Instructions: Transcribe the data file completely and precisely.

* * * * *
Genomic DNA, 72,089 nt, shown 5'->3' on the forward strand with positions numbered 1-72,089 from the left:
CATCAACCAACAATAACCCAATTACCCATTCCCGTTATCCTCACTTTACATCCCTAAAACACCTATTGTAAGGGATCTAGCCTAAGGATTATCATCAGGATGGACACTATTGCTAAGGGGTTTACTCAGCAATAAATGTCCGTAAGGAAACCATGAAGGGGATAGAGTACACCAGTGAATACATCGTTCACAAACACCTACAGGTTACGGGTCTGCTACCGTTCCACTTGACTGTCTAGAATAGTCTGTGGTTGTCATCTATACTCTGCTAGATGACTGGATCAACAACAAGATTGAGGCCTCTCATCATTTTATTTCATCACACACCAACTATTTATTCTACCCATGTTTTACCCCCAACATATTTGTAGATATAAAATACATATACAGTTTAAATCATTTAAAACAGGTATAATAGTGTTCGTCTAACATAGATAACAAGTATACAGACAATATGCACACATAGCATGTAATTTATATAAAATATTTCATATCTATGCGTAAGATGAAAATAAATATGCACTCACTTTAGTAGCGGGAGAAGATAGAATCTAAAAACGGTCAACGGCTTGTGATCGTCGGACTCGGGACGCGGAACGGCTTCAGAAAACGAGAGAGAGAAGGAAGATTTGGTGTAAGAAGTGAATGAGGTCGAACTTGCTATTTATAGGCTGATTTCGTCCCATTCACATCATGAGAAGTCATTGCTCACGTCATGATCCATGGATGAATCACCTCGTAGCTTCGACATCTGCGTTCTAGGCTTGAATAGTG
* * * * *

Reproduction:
Genomic DNA, 72,089 nt, shown 5'->3' on the forward strand with positions numbered 1-72,089 from the left:
CATCAACCAACAATAACCCAATTACCCATTCCCGTTATCCTCACTTTACATCCCTAAAACACCTATTGTAAGGGATCTAGCCTAAGGATTATCATCAGGATGGACACTATTGCTAAGGGGTTTACTCAGCAATAAATGTCCGTAAGGAAACCATGAAGGGGATAGAGTACACCAGTGAATACATCGTTCACAAACACCTACAGGTTACGGGTCTGCTACCGTTCCACTTGACTGTCTAGAATAGTCTGTGGTTGTCATCTATACTCTGCTAGATGACTGGATCAACAACAAGATTGAGGCCTCTCATCATTTTATTTCATCACACACCAACTATTTATTCTACCCATGTTTTACCCCCAACATATTTGTAGATATAAAATACATATACAGTTTAAATCATTTAAAACAGGTATAATAGTGTTCGTCTAACATAGATAACAAGTATACAGACAATATGCACACATAGCATGTAATTTATATAAAATATTTCATATCTATGCGTAAGATGAAAATAAATATGCACTCACTTTAGTAGCGGGAGAAGATAGAATCTAAAAACGGTCAACGGCTTGTGATCGTCGGACTCGGGACGCGGAACGGCTTCAGAAAACGAGAGAGAGAAGGAAGATTTGGTGTAAGAAGTGAATGAGGTCGAACTTGCTATTTATAGGCTGATTTCGTCCCATTCACATCATGAGAAGTCATTGCTCACGTCATGATCCATGGATGAATCACCTCGTAGCTTCGACATCTGCGTTCTAGGCTTGAATAGTG